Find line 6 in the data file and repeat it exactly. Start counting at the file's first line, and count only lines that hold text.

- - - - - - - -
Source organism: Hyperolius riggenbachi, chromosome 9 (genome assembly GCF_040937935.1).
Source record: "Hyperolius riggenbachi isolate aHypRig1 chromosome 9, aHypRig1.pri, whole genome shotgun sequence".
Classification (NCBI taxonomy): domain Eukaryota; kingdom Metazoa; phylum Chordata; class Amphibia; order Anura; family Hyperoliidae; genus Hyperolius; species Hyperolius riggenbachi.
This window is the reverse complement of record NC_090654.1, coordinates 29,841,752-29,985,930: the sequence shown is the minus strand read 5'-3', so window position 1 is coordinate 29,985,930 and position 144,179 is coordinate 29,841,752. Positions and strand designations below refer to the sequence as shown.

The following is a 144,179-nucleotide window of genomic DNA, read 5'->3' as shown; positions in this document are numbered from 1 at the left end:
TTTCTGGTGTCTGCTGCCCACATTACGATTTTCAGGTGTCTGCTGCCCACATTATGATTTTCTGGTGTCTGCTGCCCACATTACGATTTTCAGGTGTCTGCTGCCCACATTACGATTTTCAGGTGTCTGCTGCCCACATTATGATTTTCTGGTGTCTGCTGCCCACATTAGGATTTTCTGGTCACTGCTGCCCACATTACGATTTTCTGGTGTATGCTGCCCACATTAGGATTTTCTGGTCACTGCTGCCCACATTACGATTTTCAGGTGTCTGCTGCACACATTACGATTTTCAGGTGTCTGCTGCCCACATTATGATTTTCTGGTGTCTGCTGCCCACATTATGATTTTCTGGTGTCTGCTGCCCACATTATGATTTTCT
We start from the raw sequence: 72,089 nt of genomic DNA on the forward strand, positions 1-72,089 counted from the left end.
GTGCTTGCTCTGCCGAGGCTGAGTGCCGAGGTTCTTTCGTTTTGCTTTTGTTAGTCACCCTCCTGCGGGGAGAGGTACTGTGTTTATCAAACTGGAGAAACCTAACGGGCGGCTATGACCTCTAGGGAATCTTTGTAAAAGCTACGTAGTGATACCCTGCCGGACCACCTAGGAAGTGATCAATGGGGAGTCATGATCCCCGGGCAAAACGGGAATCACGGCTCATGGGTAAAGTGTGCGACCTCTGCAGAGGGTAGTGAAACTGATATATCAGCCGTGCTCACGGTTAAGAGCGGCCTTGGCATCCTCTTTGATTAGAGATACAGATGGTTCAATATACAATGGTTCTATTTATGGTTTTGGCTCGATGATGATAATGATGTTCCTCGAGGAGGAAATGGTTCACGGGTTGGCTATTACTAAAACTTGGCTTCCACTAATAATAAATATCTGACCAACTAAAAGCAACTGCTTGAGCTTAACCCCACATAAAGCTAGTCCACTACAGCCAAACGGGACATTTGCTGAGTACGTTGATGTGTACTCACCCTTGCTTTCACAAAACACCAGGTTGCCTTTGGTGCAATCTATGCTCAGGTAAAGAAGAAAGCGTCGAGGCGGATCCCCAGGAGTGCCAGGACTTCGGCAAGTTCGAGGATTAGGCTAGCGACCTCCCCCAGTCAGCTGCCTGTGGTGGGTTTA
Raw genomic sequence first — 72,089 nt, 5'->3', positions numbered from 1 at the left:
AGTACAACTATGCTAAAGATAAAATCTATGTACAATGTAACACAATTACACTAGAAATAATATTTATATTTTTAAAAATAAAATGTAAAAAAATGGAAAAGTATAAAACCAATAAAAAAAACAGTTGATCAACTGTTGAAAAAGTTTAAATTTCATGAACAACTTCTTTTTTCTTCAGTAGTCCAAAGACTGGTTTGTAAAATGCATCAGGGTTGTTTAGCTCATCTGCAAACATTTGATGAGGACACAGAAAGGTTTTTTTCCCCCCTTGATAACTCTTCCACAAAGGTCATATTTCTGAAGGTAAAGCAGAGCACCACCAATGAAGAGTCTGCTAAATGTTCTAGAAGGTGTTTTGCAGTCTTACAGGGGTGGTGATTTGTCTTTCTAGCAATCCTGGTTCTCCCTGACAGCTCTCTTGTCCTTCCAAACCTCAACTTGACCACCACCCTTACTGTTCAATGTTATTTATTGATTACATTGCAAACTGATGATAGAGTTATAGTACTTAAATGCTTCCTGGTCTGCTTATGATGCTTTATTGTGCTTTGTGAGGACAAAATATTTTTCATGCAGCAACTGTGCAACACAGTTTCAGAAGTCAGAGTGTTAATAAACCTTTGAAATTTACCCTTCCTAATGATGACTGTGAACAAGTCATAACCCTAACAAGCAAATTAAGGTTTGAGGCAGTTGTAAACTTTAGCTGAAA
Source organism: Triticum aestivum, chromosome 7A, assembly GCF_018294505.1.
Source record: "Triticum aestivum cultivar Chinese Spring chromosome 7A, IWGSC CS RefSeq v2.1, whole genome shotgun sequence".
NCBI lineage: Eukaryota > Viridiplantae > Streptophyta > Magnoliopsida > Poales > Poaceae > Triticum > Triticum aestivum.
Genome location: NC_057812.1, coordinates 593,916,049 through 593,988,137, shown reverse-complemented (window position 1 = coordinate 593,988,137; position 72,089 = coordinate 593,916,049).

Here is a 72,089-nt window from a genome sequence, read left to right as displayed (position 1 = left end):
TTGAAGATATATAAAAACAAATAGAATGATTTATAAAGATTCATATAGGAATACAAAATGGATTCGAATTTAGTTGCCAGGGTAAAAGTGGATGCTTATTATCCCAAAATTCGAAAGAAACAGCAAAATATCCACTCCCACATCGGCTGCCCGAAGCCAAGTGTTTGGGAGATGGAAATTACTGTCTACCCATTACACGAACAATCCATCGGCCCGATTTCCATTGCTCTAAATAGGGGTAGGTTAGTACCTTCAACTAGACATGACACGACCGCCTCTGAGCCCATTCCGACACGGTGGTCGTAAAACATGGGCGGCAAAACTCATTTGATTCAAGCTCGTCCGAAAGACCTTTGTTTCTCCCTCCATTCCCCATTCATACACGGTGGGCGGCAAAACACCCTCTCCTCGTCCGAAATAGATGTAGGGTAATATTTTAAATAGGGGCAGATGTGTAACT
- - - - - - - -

TTTCTGGTGTCTGCTGCCCACATTACGATTTTCAGGTGTCTGCTGCCCACATTATGATTTTCTGGTGTCTGCTGCCCACATTACGATTTTCAGGTGTCTGCTGCCCACATTACGATTTTCAGGTGTCTGCTGCCCACATTATGATTTTCTGGTGTCTGCTGCCCACATTAGGATTTTCTGGTCACTGCTGCCCACATTACGATTTTCTGGTGTATGCTGCCCACATTAGGATTTTCTGGTCACTGCTGCCCACATTACGATTTTCAGGTGTCTGCTGCACACATTACGATTTTCAGGTGTCTGCTGCCCACATTATGATTTTCTGGTGTCTGCTGCCCACATTATGATTTTCTGGTGTCTGCTGCCCACATTATGATTTTCT